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If you receive a notice that a lien has been filed on your property, you may wonder how it will affect your credit score and your ability to borrow money or get credit. Mechanics liens are different from other collection instruments, so they are treated differently when it comes to reporting on your credit history.
What is a lien?
There are several different types of property liens, which are legal claims against the property held by a debtor. Contractors and other businesses in the construction industry can file a mechanics lien if they aren’t paid for their work – even if they weren’t hired directly by the property owner. This is a type of involuntary lien, because the property owner doesn’t have to give consent for the lien to be placed on their property. In contrast, a mortgage is a voluntary lien, because you sign papers giving the bank a lien on your property until you pay off the balance and interest.
Once a valid mechanics lien is filed, the property owner must pay the amount owed, or the claimant can file a lawsuit forcing them to sell the property or building to satisfy the claim (this is known as the foreclosure process).
Liens are available in all 50 states and are included in each state’s laws (and in some cases, the state constitution). Each state has different rules that govern the lien filing process, including notice requirements, filing deadlines, and expiration dates. If a contractor doesn’t follow the rules, their mechanics lien may be invalid.
How credit scores are calculated
Credit scores are calculated based on a number of financial factors, and the calculation depends on whether it’s for a personal credit score or a business credit score.
According to FICO, personal credit scores are calculated based on credit data reported by vendors who grant you credit or lend you money. It’s generally based on five categories of data:
- Payment history
- Amount owed
- Length of credit history
- New credit
- Credit mix
The score is based on both positive and negative information provided by your creditors. How important each category is depends on the person and how long they’ve had a credit history. Credit bureaus can collect public information from state and county courts, including bankruptcies. Overdue debt that has been sent to collections also influences your score.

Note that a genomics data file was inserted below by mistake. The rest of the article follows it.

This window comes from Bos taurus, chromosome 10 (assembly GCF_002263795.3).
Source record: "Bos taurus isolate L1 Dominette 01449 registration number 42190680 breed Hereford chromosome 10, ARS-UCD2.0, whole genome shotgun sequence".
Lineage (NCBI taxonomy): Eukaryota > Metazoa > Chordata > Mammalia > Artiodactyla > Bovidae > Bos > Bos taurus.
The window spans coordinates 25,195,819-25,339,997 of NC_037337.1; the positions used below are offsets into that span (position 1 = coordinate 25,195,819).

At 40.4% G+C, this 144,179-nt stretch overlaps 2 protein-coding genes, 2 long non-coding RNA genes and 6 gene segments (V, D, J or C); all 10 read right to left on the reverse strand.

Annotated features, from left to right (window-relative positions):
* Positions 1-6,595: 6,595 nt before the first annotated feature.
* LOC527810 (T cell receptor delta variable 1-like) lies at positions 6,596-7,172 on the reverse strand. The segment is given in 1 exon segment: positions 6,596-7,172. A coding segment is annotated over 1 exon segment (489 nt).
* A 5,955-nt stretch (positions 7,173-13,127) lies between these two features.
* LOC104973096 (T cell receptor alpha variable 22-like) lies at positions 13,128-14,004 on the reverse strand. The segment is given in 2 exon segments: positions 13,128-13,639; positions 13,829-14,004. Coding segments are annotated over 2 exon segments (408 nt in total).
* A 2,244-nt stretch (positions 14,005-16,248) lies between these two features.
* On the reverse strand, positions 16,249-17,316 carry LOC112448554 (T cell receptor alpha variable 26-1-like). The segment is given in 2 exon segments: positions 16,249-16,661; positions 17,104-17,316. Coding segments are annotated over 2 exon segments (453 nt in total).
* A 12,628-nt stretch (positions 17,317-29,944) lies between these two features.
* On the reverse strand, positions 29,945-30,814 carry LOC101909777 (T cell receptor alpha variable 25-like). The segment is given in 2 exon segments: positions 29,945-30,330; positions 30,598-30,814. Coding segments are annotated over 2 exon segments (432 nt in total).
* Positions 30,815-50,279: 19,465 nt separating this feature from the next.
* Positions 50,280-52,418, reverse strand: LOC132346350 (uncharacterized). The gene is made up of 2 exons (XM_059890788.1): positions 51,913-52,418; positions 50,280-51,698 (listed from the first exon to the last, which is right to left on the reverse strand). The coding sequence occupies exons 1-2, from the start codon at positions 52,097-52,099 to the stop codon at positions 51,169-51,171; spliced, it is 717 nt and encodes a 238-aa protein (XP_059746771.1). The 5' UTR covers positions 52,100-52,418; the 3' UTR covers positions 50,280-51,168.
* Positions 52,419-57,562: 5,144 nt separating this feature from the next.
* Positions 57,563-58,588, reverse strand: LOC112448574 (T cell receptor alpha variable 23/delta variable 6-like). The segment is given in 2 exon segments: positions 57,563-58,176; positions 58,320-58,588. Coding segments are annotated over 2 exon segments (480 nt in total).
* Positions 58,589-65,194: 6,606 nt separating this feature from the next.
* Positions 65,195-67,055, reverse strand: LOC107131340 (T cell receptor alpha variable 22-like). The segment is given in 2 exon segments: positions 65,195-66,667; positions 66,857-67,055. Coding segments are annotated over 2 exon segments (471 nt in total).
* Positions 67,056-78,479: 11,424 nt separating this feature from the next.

Business credit scores come from various credit rating companies, like Dun & Bradstreet, EquiFax, and Experian. Each bureau calculates a business’s credit score differently.
For example, Dun & Bradstreet provides three business scores: a Paydex score, commercials credit score, and financial stress score. EquiFax also provides three business scores: a payment index, a credit risk score, and a business failure score.
Although they call them different names, the scores measure similar information. The Paydex, or payment index, measures a business’s past payment history and assigns a score based on whether you pay regularly or don’t. The next score, called the risk score or credit score, looks at your potential payment activity and predicts whether you will become delinquent in the future. Finally, the failure score or financial stress score measures the likelihood that your business will close within a short period of time.
Does a lien affect credit scores?
So can a lien affect your credit score? It depends. Because each state handles mechanics liens differently, and each credit bureau looks at different information to determine your credit score, it’s not possible to give a blanket answer to this question.
“It’s hard to know exactly when a lien could hit a credit report, considering whether the lien will be reported for credit scoring will vary for each individual situation,” says construction lawyer Matt Viator.